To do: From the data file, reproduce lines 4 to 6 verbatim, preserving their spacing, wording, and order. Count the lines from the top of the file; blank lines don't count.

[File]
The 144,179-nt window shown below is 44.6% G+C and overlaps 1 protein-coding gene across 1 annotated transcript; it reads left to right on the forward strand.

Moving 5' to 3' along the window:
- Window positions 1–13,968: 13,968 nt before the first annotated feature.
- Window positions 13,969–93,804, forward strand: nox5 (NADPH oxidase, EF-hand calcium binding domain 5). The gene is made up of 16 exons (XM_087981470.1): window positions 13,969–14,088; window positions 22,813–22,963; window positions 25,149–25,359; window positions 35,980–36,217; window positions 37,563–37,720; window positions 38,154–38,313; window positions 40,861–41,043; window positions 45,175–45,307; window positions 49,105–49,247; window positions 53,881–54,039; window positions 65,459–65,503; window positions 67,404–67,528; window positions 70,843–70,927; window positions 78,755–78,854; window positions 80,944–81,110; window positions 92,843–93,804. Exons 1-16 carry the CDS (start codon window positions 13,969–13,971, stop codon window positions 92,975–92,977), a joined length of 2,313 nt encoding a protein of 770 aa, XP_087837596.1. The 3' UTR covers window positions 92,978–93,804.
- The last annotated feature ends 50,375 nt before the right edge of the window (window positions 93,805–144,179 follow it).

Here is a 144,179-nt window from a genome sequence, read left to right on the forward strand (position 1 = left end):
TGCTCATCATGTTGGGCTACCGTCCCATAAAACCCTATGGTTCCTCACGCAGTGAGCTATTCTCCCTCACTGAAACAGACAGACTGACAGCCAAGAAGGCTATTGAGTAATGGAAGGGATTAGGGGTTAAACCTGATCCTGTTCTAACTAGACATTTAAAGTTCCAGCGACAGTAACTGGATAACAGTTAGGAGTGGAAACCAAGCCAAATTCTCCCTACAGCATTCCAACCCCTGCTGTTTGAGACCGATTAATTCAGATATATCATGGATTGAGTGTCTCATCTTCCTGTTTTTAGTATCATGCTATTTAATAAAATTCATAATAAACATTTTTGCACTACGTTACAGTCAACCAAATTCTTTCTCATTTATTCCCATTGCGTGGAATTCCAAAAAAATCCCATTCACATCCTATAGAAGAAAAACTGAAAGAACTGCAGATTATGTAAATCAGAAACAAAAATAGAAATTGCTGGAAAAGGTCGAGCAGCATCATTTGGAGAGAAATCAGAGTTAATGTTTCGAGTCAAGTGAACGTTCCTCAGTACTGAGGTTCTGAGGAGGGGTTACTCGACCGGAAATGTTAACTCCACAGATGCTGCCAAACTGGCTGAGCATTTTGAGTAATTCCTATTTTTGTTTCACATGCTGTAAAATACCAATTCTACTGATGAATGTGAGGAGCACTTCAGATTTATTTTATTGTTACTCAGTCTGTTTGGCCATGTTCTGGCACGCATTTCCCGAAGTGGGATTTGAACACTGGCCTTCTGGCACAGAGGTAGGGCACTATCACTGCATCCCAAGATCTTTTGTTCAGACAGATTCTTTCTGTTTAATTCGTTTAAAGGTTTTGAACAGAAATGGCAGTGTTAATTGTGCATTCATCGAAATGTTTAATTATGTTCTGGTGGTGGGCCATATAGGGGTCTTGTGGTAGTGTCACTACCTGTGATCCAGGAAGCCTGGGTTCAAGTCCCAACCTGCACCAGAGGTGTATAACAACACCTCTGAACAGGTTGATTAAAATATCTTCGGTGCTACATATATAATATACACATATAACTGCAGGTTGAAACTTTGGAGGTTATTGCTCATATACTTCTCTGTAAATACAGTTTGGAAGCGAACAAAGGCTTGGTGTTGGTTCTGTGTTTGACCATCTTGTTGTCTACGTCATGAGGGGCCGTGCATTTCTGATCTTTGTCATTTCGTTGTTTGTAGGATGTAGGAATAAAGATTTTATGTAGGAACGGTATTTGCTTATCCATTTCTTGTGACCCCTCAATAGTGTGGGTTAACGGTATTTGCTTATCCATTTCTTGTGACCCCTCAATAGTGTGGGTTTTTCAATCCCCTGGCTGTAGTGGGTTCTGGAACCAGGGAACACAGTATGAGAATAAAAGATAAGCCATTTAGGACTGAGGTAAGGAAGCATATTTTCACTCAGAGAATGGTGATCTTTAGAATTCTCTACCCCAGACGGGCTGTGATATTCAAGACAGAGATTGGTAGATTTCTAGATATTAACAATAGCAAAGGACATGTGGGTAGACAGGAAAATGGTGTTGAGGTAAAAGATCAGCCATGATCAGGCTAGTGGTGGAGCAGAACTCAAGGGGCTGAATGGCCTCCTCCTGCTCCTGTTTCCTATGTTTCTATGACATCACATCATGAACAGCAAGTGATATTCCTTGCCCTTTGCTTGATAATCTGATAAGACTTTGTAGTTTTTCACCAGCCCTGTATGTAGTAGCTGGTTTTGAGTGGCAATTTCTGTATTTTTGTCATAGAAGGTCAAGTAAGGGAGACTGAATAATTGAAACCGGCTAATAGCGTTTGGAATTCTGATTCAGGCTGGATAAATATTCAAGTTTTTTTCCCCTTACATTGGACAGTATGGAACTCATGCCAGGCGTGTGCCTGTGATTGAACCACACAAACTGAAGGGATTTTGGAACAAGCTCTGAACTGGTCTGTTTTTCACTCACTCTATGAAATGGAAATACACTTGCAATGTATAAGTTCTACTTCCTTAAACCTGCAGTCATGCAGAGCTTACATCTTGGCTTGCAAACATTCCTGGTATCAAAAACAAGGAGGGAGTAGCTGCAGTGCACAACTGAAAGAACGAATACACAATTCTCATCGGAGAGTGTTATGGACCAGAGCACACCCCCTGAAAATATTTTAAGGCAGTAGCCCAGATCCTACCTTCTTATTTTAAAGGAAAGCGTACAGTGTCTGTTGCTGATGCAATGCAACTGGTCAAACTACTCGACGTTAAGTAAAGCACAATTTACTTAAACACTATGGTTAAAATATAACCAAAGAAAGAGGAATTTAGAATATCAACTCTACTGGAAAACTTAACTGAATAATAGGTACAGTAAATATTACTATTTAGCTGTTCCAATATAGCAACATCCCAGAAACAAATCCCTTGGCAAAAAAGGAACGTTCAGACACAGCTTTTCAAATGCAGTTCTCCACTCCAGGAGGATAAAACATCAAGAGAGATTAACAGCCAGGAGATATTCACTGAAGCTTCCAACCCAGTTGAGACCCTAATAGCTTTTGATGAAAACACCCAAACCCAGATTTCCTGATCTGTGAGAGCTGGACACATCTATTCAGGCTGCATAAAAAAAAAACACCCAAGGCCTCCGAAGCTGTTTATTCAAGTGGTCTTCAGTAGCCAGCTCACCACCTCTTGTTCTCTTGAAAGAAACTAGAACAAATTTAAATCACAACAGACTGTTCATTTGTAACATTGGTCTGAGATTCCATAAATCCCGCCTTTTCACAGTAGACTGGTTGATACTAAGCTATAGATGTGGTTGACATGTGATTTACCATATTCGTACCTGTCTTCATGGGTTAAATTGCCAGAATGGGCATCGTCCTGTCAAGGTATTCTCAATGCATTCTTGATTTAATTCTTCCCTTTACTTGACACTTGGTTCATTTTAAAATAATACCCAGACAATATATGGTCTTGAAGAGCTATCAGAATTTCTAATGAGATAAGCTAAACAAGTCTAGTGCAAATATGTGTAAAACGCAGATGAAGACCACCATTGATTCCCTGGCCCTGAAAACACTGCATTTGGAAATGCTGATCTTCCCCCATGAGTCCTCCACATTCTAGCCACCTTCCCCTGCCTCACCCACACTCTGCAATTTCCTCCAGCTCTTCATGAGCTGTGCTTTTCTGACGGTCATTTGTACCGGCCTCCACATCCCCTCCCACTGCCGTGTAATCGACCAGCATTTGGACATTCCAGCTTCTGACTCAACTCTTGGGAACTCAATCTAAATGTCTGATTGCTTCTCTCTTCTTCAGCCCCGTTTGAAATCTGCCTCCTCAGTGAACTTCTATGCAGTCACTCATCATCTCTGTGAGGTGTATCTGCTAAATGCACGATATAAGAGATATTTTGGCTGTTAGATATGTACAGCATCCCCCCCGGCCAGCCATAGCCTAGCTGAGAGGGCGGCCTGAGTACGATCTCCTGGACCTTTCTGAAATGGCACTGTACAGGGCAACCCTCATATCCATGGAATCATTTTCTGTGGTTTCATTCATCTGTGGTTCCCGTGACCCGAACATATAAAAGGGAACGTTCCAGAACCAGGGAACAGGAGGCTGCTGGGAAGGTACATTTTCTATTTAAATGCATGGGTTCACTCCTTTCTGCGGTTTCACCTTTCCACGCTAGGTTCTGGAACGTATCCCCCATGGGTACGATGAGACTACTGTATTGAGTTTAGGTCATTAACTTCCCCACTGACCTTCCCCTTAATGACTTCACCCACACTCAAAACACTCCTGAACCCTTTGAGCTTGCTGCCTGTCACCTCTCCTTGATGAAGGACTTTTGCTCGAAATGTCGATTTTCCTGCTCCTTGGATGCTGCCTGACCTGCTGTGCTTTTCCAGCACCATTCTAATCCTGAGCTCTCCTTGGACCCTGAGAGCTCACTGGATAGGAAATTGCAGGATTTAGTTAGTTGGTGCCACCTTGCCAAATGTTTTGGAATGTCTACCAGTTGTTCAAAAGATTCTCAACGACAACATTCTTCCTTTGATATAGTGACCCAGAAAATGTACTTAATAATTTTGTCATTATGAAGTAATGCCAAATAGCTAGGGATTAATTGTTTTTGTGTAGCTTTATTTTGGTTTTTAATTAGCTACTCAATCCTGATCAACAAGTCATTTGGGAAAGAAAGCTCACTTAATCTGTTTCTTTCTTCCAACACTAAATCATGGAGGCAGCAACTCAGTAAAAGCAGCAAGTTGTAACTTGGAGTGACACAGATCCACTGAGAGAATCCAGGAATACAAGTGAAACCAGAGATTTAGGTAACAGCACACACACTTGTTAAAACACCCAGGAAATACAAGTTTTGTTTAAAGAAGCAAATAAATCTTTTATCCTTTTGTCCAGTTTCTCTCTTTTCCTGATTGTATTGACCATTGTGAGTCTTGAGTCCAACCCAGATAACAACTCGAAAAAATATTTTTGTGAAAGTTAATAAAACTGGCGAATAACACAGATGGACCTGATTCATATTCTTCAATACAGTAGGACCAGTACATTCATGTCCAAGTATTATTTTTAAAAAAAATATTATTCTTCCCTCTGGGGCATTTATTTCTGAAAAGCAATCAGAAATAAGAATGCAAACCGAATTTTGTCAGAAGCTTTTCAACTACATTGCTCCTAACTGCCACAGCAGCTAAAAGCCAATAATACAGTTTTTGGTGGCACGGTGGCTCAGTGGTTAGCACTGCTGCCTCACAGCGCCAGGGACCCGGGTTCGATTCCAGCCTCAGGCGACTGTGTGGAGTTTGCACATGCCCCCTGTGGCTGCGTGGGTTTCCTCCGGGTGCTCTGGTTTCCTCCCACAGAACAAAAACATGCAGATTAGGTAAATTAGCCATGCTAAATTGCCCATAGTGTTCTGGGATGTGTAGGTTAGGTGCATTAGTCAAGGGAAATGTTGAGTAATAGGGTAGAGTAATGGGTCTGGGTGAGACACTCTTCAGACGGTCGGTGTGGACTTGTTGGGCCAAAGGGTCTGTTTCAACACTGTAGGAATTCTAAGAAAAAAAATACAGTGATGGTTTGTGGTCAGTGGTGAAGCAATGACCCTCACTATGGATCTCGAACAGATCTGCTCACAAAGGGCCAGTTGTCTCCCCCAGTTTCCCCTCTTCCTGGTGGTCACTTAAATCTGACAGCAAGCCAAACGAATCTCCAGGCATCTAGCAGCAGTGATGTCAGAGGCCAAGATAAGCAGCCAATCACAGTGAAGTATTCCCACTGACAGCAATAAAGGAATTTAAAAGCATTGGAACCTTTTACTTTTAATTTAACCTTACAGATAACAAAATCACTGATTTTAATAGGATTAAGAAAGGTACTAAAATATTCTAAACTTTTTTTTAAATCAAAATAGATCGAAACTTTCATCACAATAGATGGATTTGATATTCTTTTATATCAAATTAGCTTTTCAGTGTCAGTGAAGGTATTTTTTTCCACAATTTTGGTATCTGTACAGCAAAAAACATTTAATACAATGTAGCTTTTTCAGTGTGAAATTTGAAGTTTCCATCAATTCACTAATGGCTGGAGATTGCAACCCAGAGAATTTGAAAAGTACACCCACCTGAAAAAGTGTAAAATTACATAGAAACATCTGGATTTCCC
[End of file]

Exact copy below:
- Window positions 13,969–93,804, forward strand: nox5 (NADPH oxidase, EF-hand calcium binding domain 5). The gene is made up of 16 exons (XM_087981470.1): window positions 13,969–14,088; window positions 22,813–22,963; window positions 25,149–25,359; window positions 35,980–36,217; window positions 37,563–37,720; window positions 38,154–38,313; window positions 40,861–41,043; window positions 45,175–45,307; window positions 49,105–49,247; window positions 53,881–54,039; window positions 65,459–65,503; window positions 67,404–67,528; window positions 70,843–70,927; window positions 78,755–78,854; window positions 80,944–81,110; window positions 92,843–93,804. Exons 1-16 carry the CDS (start codon window positions 13,969–13,971, stop codon window positions 92,975–92,977), a joined length of 2,313 nt encoding a protein of 770 aa, XP_087837596.1. The 3' UTR covers window positions 92,978–93,804.
- The last annotated feature ends 50,375 nt before the right edge of the window (window positions 93,805–144,179 follow it).

Here is a 144,179-nt window from a genome sequence, read left to right on the forward strand (position 1 = left end):